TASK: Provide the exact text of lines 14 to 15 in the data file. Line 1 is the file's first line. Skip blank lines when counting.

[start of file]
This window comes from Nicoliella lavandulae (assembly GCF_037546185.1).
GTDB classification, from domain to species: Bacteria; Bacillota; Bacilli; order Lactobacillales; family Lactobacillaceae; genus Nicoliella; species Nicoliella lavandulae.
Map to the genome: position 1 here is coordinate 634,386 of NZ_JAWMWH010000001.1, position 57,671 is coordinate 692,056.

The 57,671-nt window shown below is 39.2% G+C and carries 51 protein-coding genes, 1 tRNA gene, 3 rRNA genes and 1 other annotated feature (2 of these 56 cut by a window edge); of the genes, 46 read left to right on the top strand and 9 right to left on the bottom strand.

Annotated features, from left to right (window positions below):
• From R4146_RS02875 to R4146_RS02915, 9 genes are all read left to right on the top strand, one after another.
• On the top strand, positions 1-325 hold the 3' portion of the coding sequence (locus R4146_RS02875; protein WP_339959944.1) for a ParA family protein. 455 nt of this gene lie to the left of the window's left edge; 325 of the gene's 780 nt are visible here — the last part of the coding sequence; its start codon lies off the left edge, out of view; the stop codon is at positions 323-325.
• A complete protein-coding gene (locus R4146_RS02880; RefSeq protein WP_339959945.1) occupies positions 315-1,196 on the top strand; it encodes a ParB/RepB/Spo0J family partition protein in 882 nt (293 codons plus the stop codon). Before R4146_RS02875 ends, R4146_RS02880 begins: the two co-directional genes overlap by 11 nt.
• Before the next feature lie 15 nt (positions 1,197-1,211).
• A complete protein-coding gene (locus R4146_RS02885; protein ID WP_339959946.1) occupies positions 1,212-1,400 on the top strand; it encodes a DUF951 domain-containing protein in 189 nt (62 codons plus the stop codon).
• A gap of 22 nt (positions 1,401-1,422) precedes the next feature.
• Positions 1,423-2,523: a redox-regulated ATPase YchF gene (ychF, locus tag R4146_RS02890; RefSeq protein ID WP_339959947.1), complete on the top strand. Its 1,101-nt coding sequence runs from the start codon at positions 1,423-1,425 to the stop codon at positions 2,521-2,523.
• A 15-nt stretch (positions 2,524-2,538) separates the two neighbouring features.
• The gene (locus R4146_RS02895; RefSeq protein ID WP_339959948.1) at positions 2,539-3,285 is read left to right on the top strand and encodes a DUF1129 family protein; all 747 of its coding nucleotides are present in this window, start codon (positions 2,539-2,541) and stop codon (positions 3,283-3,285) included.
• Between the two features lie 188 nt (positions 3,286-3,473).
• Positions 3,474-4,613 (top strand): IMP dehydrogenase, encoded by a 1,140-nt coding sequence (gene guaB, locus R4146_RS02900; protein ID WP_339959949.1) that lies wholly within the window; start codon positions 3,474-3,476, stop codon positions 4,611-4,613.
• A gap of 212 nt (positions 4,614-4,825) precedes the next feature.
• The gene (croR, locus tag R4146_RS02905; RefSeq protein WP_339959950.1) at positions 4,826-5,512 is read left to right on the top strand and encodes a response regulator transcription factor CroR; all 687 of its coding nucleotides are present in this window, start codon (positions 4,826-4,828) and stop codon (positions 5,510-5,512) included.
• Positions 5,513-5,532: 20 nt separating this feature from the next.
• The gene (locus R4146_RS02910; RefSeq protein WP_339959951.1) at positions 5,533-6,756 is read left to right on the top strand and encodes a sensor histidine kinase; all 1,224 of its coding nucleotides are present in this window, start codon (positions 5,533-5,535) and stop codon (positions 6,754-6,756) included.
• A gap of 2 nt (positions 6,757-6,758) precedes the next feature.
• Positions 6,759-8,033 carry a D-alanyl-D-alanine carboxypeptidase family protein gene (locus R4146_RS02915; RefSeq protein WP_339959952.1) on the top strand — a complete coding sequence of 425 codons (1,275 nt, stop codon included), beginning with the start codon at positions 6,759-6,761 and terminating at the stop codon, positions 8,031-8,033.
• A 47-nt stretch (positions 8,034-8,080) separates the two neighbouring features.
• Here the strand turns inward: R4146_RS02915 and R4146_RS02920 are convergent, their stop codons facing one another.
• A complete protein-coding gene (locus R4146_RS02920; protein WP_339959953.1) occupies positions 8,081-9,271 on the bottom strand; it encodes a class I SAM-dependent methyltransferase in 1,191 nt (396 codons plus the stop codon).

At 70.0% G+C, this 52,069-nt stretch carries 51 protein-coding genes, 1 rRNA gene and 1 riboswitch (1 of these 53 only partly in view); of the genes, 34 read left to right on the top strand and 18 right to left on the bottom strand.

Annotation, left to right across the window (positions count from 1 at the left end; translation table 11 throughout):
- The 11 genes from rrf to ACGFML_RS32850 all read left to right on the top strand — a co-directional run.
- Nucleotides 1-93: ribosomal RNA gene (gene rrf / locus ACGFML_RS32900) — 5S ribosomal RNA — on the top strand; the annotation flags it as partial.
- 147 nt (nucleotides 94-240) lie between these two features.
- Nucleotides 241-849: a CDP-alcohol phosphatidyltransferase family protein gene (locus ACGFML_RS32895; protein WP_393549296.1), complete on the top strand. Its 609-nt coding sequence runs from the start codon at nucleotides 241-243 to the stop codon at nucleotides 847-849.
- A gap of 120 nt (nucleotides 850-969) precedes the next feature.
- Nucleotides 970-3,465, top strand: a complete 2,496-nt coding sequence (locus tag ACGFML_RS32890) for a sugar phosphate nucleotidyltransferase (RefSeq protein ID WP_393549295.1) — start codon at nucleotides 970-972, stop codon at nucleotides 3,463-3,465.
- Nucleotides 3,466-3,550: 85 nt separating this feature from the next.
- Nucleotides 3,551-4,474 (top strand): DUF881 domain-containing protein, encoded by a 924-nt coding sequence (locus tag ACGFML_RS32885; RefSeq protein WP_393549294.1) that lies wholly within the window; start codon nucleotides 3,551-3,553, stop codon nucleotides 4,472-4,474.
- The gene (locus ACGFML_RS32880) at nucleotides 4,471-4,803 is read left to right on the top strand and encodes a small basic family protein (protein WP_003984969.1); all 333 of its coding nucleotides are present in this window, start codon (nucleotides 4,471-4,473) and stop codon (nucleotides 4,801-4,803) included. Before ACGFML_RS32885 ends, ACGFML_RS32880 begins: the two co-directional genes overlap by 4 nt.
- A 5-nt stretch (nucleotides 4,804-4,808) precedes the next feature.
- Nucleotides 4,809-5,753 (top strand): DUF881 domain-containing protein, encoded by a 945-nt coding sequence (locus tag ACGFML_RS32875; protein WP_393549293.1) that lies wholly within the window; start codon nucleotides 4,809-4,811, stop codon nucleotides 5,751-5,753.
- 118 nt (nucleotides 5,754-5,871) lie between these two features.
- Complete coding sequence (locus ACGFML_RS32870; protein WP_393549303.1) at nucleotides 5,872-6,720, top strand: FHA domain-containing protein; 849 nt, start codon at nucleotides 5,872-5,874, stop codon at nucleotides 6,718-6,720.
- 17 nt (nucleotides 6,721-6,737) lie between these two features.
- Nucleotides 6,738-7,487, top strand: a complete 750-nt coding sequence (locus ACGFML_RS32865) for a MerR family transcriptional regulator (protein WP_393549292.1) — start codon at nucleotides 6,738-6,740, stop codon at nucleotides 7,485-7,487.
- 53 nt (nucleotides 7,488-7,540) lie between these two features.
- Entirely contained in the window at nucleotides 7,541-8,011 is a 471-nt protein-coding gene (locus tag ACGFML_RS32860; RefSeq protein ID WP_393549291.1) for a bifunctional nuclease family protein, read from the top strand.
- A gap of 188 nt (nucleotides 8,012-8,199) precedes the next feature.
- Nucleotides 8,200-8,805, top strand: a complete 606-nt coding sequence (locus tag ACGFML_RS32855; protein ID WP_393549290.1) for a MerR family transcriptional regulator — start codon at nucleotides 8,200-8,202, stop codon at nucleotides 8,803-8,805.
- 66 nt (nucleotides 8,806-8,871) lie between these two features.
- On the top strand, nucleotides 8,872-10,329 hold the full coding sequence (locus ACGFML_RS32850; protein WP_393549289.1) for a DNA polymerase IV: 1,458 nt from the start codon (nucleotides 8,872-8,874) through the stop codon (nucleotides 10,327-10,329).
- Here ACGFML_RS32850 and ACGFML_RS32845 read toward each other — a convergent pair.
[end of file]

• The gene (locus R4146_RS02895; RefSeq protein ID WP_339959948.1) at positions 2,539-3,285 is read left to right on the top strand and encodes a DUF1129 family protein; all 747 of its coding nucleotides are present in this window, start codon (positions 2,539-2,541) and stop codon (positions 3,283-3,285) included.
• Between the two features lie 188 nt (positions 3,286-3,473).